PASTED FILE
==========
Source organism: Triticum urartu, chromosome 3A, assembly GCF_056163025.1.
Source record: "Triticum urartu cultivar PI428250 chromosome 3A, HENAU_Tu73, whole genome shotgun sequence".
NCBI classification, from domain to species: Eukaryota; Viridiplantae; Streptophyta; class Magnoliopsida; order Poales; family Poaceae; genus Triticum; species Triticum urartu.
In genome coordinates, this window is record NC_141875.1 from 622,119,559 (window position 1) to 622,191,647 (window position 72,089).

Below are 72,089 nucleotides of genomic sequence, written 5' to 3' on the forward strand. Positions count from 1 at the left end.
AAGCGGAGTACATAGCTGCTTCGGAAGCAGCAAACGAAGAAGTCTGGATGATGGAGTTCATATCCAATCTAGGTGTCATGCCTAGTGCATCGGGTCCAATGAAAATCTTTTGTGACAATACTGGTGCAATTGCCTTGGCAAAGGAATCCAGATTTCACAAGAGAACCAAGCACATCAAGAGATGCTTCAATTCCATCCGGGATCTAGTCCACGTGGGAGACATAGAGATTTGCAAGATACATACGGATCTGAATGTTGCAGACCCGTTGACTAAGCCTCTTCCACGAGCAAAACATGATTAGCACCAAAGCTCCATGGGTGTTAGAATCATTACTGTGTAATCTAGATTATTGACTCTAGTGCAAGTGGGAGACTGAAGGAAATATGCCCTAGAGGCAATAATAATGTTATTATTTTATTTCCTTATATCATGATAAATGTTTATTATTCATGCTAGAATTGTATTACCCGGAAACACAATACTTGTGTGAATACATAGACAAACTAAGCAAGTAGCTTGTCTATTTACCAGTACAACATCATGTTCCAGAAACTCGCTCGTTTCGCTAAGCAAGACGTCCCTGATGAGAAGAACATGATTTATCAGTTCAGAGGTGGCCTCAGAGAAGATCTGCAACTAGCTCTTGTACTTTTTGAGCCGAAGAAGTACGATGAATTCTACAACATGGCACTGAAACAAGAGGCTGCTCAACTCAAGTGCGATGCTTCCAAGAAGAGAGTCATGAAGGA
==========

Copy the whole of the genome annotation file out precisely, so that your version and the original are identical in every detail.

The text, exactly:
Source organism: Triticum urartu, chromosome 3A, assembly GCF_056163025.1.
Source record: "Triticum urartu cultivar PI428250 chromosome 3A, HENAU_Tu73, whole genome shotgun sequence".
NCBI classification, from domain to species: Eukaryota; Viridiplantae; Streptophyta; class Magnoliopsida; order Poales; family Poaceae; genus Triticum; species Triticum urartu.
In genome coordinates, this window is record NC_141875.1 from 622,119,559 (window position 1) to 622,191,647 (window position 72,089).

Below are 72,089 nucleotides of genomic sequence, written 5' to 3' on the forward strand. Positions count from 1 at the left end.
AAGCGGAGTACATAGCTGCTTCGGAAGCAGCAAACGAAGAAGTCTGGATGATGGAGTTCATATCCAATCTAGGTGTCATGCCTAGTGCATCGGGTCCAATGAAAATCTTTTGTGACAATACTGGTGCAATTGCCTTGGCAAAGGAATCCAGATTTCACAAGAGAACCAAGCACATCAAGAGATGCTTCAATTCCATCCGGGATCTAGTCCACGTGGGAGACATAGAGATTTGCAAGATACATACGGATCTGAATGTTGCAGACCCGTTGACTAAGCCTCTTCCACGAGCAAAACATGATTAGCACCAAAGCTCCATGGGTGTTAGAATCATTACTGTGTAATCTAGATTATTGACTCTAGTGCAAGTGGGAGACTGAAGGAAATATGCCCTAGAGGCAATAATAATGTTATTATTTTATTTCCTTATATCATGATAAATGTTTATTATTCATGCTAGAATTGTATTACCCGGAAACACAATACTTGTGTGAATACATAGACAAACTAAGCAAGTAGCTTGTCTATTTACCAGTACAACATCATGTTCCAGAAACTCGCTCGTTTCGCTAAGCAAGACGTCCCTGATGAGAAGAACATGATTTATCAGTTCAGAGGTGGCCTCAGAGAAGATCTGCAACTAGCTCTTGTACTTTTTGAGCCGAAGAAGTACGATGAATTCTACAACATGGCACTGAAACAAGAGGCTGCTCAACTCAAGTGCGATGCTTCCAAGAAGAGAGTCATGAAGGA